Moose Jaw Express April 29th, 2020

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MOOSEJAWEXPRESS.COM • Wednesday, April 29, 2020 • PAGE A1

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Local 90-year-old sewing protective masks to take care of Moose Jaw


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BEST Rooter Service

Larissa Kurz

Sewing fabric face care home nurses who work masks is a trend that at The Bentley for $1 each. has swept the nation As those nurses travelled to since the coronaviwork in other care home farus pandemic settled cilities, the word about her in, and local resident project spread and Beaulieu Laure Beaulieu has found herself making more joined the movement and more fabric masks to by starting up her fill the gap for local essential own mask project at workers. The Bentley retireTo date, Beaulieu has made ment residence. over 90 fabric masks, and it Beaulieu, 90, is a has kept her very busy over resident of The Bentthe last few weeks — but ley and has been she’s glad to do something to sewing protective help. face masks since the “It sure helps to even pass the middle of March. time, it’s been really good,� She first began the said Beaulieu. project to help out Beaulieu has sewed all her the care home worklife, said her son, and she alers at the Bentley, ways has some kind of helpwho were dealing ful project on the go. She’s with a shortage of created quilts and sewed manufactured face storage baskets for walkers masks early on in the and is an expert at hemming pandemic measures. pants and fixing pockets on Beaulieu says herself sweaters. and other residents in At The Bentley, she regularly the facility have been mends and alters clothing for lucky enough to be people, although she had to clear of the coronatake a break from that while virus so far, but she she was focused on making was worried about masks, and she also helps the rest of Moose other residents with their erJaw being properly Laure Beaulieu, 90, has made almost 100 fabric masks for care home rands and appointments. protected, especial- workers all around the city, using nothing but her own materials and her While the demand for her fabric masks has slowed ly with the shortage time. (supplied) down now, Beaulieu is more of protective equipthan willing to continue ment. “I just wanted to give a little bit of extra help,� said Beaulieu. making them as long as there’s interest. She has nine masks So, Beaulieu took to her sewing machine and turned her per- currently made, and is prepared to keep going until everyone sonal collection of fabric into masks, which she “sold� to the has the protection they need.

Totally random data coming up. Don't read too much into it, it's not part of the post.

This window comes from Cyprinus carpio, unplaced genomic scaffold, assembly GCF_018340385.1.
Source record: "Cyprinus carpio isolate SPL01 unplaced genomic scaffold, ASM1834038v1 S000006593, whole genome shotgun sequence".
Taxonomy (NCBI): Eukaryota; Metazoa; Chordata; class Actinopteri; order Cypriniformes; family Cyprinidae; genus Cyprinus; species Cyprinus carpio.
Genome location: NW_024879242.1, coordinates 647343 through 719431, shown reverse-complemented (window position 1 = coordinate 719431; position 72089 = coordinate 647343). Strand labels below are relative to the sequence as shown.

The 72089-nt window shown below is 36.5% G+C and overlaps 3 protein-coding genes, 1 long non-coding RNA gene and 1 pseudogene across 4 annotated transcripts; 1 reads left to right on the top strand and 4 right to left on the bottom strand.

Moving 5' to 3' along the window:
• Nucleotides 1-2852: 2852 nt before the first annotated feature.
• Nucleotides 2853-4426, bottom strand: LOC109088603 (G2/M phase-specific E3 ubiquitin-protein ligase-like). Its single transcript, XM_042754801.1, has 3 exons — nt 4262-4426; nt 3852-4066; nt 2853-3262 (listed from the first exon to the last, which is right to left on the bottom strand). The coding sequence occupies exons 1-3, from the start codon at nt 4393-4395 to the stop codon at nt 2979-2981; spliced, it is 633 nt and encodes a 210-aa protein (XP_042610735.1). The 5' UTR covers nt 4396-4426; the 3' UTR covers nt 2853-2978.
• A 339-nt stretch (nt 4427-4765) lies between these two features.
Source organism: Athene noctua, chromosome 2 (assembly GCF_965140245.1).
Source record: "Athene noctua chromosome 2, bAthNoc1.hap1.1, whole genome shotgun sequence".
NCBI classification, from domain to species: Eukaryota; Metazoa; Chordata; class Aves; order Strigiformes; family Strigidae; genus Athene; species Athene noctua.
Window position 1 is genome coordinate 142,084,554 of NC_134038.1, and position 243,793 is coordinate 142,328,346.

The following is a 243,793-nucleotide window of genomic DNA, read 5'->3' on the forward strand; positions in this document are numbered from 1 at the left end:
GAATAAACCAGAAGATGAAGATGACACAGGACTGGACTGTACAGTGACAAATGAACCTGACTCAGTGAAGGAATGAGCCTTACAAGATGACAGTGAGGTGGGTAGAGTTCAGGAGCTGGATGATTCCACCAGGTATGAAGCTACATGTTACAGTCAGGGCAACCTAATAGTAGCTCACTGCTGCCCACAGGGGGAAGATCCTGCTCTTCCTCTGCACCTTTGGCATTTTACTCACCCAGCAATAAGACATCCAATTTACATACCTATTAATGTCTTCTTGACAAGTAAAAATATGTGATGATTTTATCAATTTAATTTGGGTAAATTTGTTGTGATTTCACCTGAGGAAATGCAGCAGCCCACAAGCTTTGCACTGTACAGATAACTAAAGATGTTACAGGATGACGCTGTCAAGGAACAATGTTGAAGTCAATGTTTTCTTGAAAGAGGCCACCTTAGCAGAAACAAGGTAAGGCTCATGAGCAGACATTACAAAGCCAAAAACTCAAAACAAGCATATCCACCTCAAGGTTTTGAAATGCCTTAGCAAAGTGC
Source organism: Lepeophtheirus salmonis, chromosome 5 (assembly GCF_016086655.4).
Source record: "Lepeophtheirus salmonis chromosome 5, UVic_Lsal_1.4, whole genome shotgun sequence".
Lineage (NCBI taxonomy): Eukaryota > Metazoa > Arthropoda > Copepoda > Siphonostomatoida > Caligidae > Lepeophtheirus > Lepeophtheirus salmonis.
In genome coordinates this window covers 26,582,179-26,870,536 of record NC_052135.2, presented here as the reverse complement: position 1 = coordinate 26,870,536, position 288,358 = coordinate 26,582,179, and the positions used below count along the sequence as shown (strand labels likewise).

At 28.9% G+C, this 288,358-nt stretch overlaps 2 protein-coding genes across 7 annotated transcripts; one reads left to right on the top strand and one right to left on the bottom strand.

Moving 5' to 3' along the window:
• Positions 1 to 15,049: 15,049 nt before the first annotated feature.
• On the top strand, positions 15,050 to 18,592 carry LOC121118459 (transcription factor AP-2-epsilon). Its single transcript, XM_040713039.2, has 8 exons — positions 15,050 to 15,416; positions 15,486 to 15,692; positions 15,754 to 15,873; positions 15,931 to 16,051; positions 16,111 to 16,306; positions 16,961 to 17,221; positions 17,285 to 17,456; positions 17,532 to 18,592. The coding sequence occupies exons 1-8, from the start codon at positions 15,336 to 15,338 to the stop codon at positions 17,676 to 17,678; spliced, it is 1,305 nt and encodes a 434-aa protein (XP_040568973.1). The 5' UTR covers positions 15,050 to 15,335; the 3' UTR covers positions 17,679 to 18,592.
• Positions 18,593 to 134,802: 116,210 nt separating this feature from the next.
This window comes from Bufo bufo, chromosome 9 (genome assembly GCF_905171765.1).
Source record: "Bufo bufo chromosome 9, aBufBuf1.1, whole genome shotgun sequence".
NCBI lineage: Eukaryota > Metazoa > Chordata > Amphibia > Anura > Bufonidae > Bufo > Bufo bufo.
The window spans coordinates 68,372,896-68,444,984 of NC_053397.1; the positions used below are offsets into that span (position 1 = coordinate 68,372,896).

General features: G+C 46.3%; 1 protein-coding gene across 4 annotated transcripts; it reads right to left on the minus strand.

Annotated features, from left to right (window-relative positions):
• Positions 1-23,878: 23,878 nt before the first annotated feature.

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PAGE A2 • MOOSEJAWEXPRESS.COM • Wednesday, April 29, 2020

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Moose Jaw businesses adapting to coronavirus closures in creative ways Larissa Kurz

When the provincial government declared all non-essential businesses in the province had to close to the public on March 25, local business owners in Moose Jaw were left to quickly brainstorm new ways of doing business that would keep their doors open despite being physically closed. Restaurants adapted relatively quickly, after being one of the first industries to face limiting pandemic measures. Most moved to a pick-up and delivery model that other retail businesses soon adopted. The phrase “curbside pick-up” has become more common than ever, and many business owners are now spending their days with a skeleton staff in their storefronts, answering phone orders and doing their best to keep customers happy and connected. From local delivery to taking things online, Moose Jaw businesses have found some creative ways of adjusting their services now that customers are no longer allowed in their storefront. Each business is doing something a little different, and every business owner is hoping that the provincial government will have some good news for them soon. Clothes Encounter missing the encounters For owner Rick Klien at Clothes Encounter, the pandemic closure left him and his staff working frantically to build a website for the well-known clothing store. “It was a lot of work, a lot of frustration, just knowing how to do it and getting a handle on it,” said Klien. Klien wouldn’t have pursued an online presence for his business if it weren’t for the pandemic, but he wanted to be sure that customers still had access to Clothes Encounter’s merchandise. Since launching the website, Klien feels like customers are both enjoying the ata-distance service and also missing the